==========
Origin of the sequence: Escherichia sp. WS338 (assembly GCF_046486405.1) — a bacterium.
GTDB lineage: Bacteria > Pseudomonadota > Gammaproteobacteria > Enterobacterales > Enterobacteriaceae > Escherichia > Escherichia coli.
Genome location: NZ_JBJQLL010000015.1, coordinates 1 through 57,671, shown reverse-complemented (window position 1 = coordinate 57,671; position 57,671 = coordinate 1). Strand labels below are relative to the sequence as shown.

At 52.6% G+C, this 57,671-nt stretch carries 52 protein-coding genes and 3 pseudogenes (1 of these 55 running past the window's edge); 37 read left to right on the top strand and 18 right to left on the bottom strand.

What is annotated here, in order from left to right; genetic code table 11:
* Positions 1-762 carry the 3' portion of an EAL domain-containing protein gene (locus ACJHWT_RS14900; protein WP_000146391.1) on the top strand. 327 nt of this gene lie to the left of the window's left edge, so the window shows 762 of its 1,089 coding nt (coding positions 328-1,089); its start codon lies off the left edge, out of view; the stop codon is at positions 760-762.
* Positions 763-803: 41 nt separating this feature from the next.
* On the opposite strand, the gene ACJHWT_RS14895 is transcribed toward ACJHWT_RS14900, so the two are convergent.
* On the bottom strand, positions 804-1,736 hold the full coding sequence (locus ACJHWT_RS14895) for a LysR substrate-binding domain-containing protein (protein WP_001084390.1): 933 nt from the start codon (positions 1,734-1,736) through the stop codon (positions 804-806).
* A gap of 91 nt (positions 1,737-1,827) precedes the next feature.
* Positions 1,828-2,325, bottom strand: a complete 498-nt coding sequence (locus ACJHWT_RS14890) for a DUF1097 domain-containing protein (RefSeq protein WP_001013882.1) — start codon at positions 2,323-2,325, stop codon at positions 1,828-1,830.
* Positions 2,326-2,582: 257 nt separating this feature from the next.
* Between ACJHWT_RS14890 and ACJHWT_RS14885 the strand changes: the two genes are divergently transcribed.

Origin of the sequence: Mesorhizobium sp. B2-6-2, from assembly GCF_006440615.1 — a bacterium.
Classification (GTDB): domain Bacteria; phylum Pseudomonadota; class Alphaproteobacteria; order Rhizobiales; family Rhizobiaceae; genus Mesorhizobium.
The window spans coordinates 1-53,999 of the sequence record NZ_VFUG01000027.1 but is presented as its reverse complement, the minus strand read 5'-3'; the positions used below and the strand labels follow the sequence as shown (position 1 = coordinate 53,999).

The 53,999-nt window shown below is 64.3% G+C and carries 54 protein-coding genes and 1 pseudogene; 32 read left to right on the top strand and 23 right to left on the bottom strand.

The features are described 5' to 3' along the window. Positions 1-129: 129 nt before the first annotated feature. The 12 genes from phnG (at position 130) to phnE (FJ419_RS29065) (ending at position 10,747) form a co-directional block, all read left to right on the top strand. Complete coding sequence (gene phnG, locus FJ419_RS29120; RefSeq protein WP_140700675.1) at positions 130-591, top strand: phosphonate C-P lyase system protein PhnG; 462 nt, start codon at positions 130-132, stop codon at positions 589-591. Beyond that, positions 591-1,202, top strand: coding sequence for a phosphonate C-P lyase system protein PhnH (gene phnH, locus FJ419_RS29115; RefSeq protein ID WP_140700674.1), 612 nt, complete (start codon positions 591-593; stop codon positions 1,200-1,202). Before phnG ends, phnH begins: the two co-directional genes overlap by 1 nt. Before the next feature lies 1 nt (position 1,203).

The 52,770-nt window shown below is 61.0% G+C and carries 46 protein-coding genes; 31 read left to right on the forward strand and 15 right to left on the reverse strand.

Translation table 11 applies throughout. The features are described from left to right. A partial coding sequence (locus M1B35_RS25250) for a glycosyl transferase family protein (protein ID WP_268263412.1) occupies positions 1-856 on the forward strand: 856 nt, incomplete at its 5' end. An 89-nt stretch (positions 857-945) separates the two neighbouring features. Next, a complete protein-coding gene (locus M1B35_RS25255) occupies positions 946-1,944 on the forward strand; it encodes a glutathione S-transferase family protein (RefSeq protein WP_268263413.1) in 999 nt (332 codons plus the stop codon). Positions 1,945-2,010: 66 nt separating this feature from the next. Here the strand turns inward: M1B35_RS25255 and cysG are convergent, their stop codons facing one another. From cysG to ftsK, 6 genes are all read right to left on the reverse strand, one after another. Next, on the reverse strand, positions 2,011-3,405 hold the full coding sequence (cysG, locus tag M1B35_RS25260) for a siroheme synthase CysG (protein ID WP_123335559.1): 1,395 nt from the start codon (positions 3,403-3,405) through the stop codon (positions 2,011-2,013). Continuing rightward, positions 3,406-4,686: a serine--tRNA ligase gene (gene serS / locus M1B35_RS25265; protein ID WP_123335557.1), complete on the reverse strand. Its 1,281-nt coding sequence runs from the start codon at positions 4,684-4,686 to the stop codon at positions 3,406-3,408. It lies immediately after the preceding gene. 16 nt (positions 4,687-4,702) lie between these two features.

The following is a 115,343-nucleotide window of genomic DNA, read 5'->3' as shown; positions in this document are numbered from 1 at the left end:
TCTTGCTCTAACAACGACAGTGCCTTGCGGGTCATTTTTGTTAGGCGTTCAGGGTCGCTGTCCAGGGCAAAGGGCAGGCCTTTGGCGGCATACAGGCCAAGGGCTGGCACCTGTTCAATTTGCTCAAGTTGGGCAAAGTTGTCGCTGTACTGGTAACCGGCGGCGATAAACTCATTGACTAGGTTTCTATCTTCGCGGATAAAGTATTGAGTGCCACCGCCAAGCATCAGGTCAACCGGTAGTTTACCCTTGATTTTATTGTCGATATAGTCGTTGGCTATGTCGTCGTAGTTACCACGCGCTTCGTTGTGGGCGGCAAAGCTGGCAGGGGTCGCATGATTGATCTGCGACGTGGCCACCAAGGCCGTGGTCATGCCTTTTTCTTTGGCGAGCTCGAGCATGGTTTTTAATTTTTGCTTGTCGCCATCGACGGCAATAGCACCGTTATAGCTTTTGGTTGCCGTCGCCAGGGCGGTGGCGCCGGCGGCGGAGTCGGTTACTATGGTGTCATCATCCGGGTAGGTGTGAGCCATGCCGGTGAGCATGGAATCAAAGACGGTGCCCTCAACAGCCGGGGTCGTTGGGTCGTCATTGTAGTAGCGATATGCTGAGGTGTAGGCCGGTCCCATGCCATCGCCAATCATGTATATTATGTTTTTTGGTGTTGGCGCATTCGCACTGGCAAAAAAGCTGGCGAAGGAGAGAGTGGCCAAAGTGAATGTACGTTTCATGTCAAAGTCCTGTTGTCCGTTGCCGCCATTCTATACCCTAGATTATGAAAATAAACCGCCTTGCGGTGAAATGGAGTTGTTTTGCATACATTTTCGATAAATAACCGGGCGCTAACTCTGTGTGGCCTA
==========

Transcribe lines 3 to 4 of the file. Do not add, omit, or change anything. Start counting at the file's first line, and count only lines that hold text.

Genome location: NZ_JBJQLL010000015.1, coordinates 1 through 57,671, shown reverse-complemented (window position 1 = coordinate 57,671; position 57,671 = coordinate 1). Strand labels below are relative to the sequence as shown.

At 52.6% G+C, this 57,671-nt stretch carries 52 protein-coding genes and 3 pseudogenes (1 of these 55 running past the window's edge); 37 read left to right on the top strand and 18 right to left on the bottom strand.